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When trees fell, so did bird homes

Big challenge for winged friends in Amphan aftermath
The kite rescued by Kashmira Mullick at the rescue centre in Salt Lake. (Right) Some of the birds affected by the loss of trees because of Cyclone Amphan on May 20

Debraj Mitra   |   Calcutta   |   Published 31.05.20, 09:26 PM

Thousands of birds have lost their homes because of Cyclone Amphan, which felled close to 5,000 trees in Calcutta.

Bird lovers and volunteers of NGOs rescued 150-odd birds, most of them juvenile, from across Calcutta after the cyclone. Many more could not be rescued. They were found lying listless in the debris of fallen trees, inside parks and some on roads.

Many birds had weaved their nests on scores of trees lining Bhowanipore Ladies Park this spring. The trees included Krishnachura, Palash, Jamun and Radhachura. About a third of those have been uprooted, while the rest have had branches broken in the cyclone.

Days after the storm, people saw the nesters hopping from one broken branch to another, looking for their homes. Some of the neatly woven nests were on the paved paths while some hung precariously on to broken branches and some had simply vanished.

Bird watcher Sujan Chatterjee, to whom Metro had sent pictures, identified some of the birds as White-breasted Kingfisher, Magpie Robin, Red-vented Bulbul and Lesser Golden-backed Woodpecker.

A day after the storm, a 26-year-old bird lover went to a park beside a large water body near his home in Behala Chowrasta, home to many trees, to check on the nests and their occupants. He saw dead and injured birds in equal numbers. “Many of the dead birds were herons,” Priyam Chattopadhyay, a software engineer, said.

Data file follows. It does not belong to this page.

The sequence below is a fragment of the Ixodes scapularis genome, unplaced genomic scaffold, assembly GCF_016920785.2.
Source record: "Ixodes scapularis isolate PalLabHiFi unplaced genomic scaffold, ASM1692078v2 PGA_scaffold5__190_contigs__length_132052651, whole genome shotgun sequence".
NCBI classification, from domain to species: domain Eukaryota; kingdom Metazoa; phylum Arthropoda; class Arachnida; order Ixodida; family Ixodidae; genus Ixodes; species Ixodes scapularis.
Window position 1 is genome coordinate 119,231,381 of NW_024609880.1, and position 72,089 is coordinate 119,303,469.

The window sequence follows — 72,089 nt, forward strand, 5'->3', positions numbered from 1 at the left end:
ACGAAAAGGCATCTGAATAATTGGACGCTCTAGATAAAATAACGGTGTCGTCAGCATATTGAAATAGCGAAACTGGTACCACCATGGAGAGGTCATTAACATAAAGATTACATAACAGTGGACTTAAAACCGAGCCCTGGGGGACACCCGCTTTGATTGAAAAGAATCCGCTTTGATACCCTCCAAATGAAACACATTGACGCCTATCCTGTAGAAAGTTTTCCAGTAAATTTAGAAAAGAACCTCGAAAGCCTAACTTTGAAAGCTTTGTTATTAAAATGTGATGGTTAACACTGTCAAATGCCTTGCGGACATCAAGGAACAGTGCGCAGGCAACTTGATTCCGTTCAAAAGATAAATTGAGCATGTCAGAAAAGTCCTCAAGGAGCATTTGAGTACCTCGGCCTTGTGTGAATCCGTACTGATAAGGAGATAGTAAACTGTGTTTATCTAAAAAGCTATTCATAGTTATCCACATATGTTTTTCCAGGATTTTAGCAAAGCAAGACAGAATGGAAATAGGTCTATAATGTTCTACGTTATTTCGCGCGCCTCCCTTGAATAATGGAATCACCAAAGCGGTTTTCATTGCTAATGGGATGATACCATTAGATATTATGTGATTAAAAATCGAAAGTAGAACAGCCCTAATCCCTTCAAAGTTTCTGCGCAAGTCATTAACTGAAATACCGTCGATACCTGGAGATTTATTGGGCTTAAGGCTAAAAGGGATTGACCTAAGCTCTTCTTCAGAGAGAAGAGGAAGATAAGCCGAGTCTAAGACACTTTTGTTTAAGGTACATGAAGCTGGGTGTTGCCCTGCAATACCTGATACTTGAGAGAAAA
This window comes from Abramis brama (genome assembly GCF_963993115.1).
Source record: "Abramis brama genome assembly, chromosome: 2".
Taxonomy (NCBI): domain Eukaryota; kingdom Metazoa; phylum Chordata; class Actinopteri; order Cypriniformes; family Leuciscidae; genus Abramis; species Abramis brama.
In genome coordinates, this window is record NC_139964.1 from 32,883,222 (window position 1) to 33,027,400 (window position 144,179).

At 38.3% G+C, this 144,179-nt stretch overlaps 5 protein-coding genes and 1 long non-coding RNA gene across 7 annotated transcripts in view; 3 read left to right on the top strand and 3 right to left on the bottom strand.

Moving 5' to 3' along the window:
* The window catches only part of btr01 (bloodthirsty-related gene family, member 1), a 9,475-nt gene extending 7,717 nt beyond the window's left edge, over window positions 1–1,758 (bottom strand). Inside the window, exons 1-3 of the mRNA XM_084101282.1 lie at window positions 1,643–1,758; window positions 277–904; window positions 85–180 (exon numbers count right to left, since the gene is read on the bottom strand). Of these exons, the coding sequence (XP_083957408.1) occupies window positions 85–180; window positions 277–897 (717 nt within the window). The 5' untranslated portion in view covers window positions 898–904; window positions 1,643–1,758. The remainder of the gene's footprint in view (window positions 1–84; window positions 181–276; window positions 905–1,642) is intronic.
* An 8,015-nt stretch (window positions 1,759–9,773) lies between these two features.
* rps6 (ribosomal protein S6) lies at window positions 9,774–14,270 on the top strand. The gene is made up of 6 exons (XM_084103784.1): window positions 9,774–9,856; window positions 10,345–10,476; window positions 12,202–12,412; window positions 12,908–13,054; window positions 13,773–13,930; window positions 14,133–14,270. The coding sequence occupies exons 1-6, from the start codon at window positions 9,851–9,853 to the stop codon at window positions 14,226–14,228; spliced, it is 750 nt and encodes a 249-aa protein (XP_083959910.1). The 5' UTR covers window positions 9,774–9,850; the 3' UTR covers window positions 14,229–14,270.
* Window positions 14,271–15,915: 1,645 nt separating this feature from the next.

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Chattopadhyay called up members of a local club — part of a nature lovers’ group. Together, they rescued 17 birds and provided them with a temporary shelter inside the club.

Chattopadhyay called up an NGO the next day. A volunteer turned up and took the birds.

Kashmira Mullick, a student in Taltala, rescued a kite that had fallen from its roost after the storm.

Mullick, a post-graduate course student of political science at Calcutta University, spotted the kite lying near the driveway of her house. “The bird was unable to fly. I gave it some water and some pieces of chicken before alerting the wildlife rescue centre in Salt Lake.

A team from the centre took the bird.

“The number of trees uprooted and partially damaged in Calcutta, Salt Lake and neighbouring areas stands at more than 10,000,” Suvrajyoti Chatterjee, the secretary of Human and Environment Alliance League, an NGO, said. “Even if most of the trees had one nest and even if each nest had just two chicks, imagine the loss of life and habitat.”

The NGO works for animals.

The phones of several NGOs kept ringing for the next two days after the storm. Most callers said they had rescued birds. The NGOs sent their volunteers to these people to collect the birds. Some of the rescued birds could fly on their own after basic treatment, food and water.

The rescued birds included egrets, herons, barbets, kites, owls and woodpeckers, Chatterjee said.

At least 120 birds were sent to the Wild Animal Rescue and Transit Facility Centre in Salt Lake. Some of them were critically injured and did not survive.

“We have kept close to 100 birds in a 40ftX40ft enclosure. Many of the birds are juveniles. They are being given small fish and other food and glucose-laced water,” Manoj Jash, the ranger at the facility, said.

For the birds still in the open, the loss of habitat poses a big challenge.

“They will try and find nesting places in the surviving trees. If they can’t find any, they will disappear. There will be a lot of competition because their habitat has dwindled. The fittest will survive,” birdwatcher Chatterjee said.

Calcutta with its tropical humid climate is prone to regeneration, the birder said. “But we should start replanting trees soon,” he said.

Additional reporting by Snehal Sengupta



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